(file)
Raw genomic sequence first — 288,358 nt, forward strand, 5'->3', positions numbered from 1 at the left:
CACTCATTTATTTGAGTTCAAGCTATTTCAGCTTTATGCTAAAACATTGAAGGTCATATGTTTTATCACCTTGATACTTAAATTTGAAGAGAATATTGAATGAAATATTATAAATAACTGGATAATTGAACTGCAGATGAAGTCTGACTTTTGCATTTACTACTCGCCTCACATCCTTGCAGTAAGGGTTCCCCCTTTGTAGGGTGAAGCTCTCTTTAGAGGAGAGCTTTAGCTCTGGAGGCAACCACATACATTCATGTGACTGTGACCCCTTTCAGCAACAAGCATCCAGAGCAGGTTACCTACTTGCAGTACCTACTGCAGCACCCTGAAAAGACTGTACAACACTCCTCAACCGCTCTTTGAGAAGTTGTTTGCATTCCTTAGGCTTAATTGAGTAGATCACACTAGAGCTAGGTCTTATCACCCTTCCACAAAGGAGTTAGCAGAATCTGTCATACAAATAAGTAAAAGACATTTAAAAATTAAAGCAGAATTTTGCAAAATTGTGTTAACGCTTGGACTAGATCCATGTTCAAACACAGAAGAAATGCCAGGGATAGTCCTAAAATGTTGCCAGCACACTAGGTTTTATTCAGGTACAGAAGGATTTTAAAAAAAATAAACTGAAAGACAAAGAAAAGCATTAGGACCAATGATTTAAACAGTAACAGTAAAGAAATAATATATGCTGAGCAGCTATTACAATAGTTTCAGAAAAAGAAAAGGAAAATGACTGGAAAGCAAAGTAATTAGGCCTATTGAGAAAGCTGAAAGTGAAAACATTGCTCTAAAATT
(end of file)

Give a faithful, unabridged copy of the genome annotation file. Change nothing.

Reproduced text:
Raw genomic sequence first — 288,358 nt, forward strand, 5'->3', positions numbered from 1 at the left:
CACTCATTTATTTGAGTTCAAGCTATTTCAGCTTTATGCTAAAACATTGAAGGTCATATGTTTTATCACCTTGATACTTAAATTTGAAGAGAATATTGAATGAAATATTATAAATAACTGGATAATTGAACTGCAGATGAAGTCTGACTTTTGCATTTACTACTCGCCTCACATCCTTGCAGTAAGGGTTCCCCCTTTGTAGGGTGAAGCTCTCTTTAGAGGAGAGCTTTAGCTCTGGAGGCAACCACATACATTCATGTGACTGTGACCCCTTTCAGCAACAAGCATCCAGAGCAGGTTACCTACTTGCAGTACCTACTGCAGCACCCTGAAAAGACTGTACAACACTCCTCAACCGCTCTTTGAGAAGTTGTTTGCATTCCTTAGGCTTAATTGAGTAGATCACACTAGAGCTAGGTCTTATCACCCTTCCACAAAGGAGTTAGCAGAATCTGTCATACAAATAAGTAAAAGACATTTAAAAATTAAAGCAGAATTTTGCAAAATTGTGTTAACGCTTGGACTAGATCCATGTTCAAACACAGAAGAAATGCCAGGGATAGTCCTAAAATGTTGCCAGCACACTAGGTTTTATTCAGGTACAGAAGGATTTTAAAAAAAATAAACTGAAAGACAAAGAAAAGCATTAGGACCAATGATTTAAACAGTAACAGTAAAGAAATAATATATGCTGAGCAGCTATTACAATAGTTTCAGAAAAAGAAAAGGAAAATGACTGGAAAGCAAAGTAATTAGGCCTATTGAGAAAGCTGAAAGTGAAAACATTGCTCTAAAATT